In April, Supply Chain Matters highlighted a PwC Omni-channel fulfillment survey that highlighted among other findings that 67 percent of CEO’s believe that the cost to fulfill orders across channels is increasing, and that a near total consensus cited transportation and logistics as a fulfillment capability that needs the most attention.
Even Amazon, an icon in online B2C fulfillment is not immune to such transportation cost realities. Transportation costs in its latest fiscal quarter increased 29 percent to a reported $2.34 billion.
Financial and business media have recently reported that Amazon is testing a new program currently termed Ship by Region. The program would allow certain site sellers to designate where they are willing to ship goods in two days or less for Amazon Prime members. If a Prime customer’s ship-to address is outside the specified region, shipping my take longer since it will be likely routed via a less costly segment. Previously all online merchants distributing via Amazon had to ship their goods to Amazon customer fulfillment centers in order to participate in the Prime program.
According to a published report from The Wall Street Journal, Amazon is currently limiting the Ship by Region option to a select group of sellers, including when goods are stored in non-Amazon customer fulfillment centers. The report indicates that the program aims to expand the number of items showing up in search results for Prime. However, some items may not be subject to two-day free shipping since Amazon will not guarantee such fulfillment based on distance traveled. As an example, a small appliance or power tool warehoused on the U.S. West Coast, many not qualify for two-day shipping for a Prime customer located in the Northeastern U.S… However, if the same item is stocked on the U.S. east coast, if may be eligible.
Separately, the WSJ reports that Amazon may introduce a further program, Amazon Day that combines particular customers’ orders in fewer boxes and ships on fewer days of the week. For customers, the program aims to for predictability, receiving all Amazon shipments on a specific day. For Amazon, it could turn out to be a means to save on overall transportation costs.
A Bernstein Research analyst recently indicated to Bloomberg BusinessWeek that the United States Postal Service may have accounted for 40 percent of Amazon’s hipping volume in 2014, more than either FedEx or UPS. In turn Amazon, performs much of the pre-processing sortation prior to handover to the USPS, and secures an attractive last-mile package delivery rate in doing so.
The rising costs of online and Omni-channel related transportation and logistics has indeed become a high-level concern, and industry icon Amazon is developing more innovative programs to buffer such costs. Others will do so, as well, and the need to fully understand and contrast all aspects of transportation costs by fulfillment channel are going to be critical table stakes.
The Renaissance of Available-to-Promise Capability to Support Retail and Online Omni-Channel Fulfillment
Supply Chin Matters has featured prior commentaries exploring the supply chain impacts of Omni-channel and online customer fulfillment for retail supply chains. Such impacts are many, but one of the more important relates to the needs for efficient overall inventory management while exceeding more demanding customer fulfillment and satisfaction needs.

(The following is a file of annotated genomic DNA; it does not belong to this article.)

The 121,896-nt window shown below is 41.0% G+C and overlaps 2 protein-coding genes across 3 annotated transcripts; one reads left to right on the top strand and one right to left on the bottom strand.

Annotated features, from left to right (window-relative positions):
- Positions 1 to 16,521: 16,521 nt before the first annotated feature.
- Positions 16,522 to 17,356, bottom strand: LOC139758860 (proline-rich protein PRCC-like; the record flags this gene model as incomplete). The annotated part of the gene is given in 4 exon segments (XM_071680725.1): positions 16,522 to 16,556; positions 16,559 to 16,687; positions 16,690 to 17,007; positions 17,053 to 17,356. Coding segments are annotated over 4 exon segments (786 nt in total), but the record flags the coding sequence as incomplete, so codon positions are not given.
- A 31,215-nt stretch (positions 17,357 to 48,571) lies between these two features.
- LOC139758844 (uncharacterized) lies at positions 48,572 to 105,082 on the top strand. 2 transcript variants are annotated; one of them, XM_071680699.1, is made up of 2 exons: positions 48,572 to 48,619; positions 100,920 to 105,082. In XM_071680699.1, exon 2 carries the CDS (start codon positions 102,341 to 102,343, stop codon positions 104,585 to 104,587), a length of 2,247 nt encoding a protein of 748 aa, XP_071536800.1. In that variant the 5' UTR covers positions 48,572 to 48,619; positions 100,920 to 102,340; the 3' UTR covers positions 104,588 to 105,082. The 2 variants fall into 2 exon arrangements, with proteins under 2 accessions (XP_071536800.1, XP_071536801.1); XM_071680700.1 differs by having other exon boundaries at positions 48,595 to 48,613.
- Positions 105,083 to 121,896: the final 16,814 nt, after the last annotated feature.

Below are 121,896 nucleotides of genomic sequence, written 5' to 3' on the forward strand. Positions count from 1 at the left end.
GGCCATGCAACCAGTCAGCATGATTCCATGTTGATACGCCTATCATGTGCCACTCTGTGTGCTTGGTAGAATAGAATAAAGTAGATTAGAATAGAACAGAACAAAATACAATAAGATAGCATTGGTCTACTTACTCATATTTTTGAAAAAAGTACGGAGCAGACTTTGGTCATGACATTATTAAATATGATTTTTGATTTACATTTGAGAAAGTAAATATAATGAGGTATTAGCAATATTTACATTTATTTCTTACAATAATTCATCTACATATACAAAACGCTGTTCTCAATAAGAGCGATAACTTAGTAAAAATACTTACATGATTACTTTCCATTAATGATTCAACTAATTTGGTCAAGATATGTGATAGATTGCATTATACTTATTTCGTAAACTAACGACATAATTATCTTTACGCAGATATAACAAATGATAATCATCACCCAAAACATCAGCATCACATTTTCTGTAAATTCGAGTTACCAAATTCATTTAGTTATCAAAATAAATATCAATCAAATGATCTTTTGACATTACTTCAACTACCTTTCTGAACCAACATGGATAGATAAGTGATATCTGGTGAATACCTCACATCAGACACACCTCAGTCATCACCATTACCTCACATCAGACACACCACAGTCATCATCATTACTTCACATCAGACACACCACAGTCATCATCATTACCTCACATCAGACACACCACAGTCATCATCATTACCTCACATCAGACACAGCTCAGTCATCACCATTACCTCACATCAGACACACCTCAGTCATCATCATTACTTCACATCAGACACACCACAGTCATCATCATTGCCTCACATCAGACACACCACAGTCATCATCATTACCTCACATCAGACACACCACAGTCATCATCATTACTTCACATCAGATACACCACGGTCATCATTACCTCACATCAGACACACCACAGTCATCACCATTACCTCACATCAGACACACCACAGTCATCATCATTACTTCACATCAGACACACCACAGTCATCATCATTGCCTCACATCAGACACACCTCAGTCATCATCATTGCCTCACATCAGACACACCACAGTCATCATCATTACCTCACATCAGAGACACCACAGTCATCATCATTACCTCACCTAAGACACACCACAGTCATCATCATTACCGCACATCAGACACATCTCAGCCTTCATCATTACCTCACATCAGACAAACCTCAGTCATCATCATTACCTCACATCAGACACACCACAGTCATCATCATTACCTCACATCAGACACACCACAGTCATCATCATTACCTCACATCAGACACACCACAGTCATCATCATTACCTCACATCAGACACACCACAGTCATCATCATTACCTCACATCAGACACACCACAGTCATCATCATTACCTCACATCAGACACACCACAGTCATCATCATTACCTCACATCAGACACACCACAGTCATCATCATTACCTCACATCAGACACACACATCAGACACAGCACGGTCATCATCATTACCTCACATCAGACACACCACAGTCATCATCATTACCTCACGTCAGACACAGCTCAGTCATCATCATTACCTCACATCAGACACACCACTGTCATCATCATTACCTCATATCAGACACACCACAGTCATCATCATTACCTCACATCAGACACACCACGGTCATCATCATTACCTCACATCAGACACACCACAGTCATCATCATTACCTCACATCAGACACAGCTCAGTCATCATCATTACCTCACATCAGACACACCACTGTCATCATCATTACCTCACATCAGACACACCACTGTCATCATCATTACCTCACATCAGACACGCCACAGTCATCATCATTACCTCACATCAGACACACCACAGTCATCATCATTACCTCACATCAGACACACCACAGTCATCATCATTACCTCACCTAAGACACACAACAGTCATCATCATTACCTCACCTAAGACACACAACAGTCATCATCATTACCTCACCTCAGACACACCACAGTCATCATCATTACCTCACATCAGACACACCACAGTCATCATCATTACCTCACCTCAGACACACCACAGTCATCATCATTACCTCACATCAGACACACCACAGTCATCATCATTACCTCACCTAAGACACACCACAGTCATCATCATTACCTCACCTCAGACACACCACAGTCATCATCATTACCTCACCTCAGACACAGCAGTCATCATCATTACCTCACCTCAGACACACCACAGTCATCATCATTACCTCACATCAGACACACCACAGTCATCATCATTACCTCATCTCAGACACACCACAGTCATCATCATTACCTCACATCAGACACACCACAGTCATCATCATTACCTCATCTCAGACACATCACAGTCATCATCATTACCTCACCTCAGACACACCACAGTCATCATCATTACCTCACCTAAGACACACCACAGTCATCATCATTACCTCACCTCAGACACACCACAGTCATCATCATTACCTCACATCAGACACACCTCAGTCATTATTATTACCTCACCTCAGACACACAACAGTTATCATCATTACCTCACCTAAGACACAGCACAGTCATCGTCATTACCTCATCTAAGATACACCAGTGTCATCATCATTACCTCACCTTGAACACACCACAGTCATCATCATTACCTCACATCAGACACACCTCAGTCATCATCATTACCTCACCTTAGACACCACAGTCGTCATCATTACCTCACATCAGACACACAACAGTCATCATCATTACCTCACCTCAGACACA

In B2C retail, and in online B2B, inventory investment has a major impact on margin and profitability, and Omni-channel strategies that allow customers different fulfillment options can cause havoc with the proper balance of inventory.
Consumers increasingly prefer to buy online, and at the same time, seek flexibility to either have their orders ship direct, or pick-up or return in a local retail store or outlet. This new paradigm is why so many Omni-channel retailers are seriously re-visiting inventory management strategies. Some are building dedicated online customer fulfillment centers to directly support online order volumes while allocating separate inventory to support brick and mortar retail needs. Other Omni-channel retailers have rightfully determined that the same inventory has to be efficiently managed to support fulfillment needs across all channels. This changes the role of the brick and mortar store to be an added node within the fulfillment network with the ability to support in-store pick and pack.
Within this increased retail business challenge, available-to-promise capability (ATP) has taken on a new significance as a key capability to assist in more efficient and responsive inventory management. As Supply Chain Matters sponsor JDA Software describes it, ATP is experiencing a new renaissance.
Last week, The Wall Street Journal provided further evidence of the business importance of efficient inventory management. In the article, Retailers See Gains in Serving E-Commerce Supply Chains (Paid subscription or free metered view), the WSJ reports that while retailers view online shopping as a boon to sales, it can provide a drag on profits especially in the light of parallel delivery networks. Some retailers, however, may be on the way toward figuring out the logistics and profitability potential of Omni-channel. Examples cited was that Home Depot which grew online sales 25 percent in the second quarter while improving overall logistics, including higher efficiencies in its distribution network. Target, grew online sales 30 percent and reported a small increase in margins.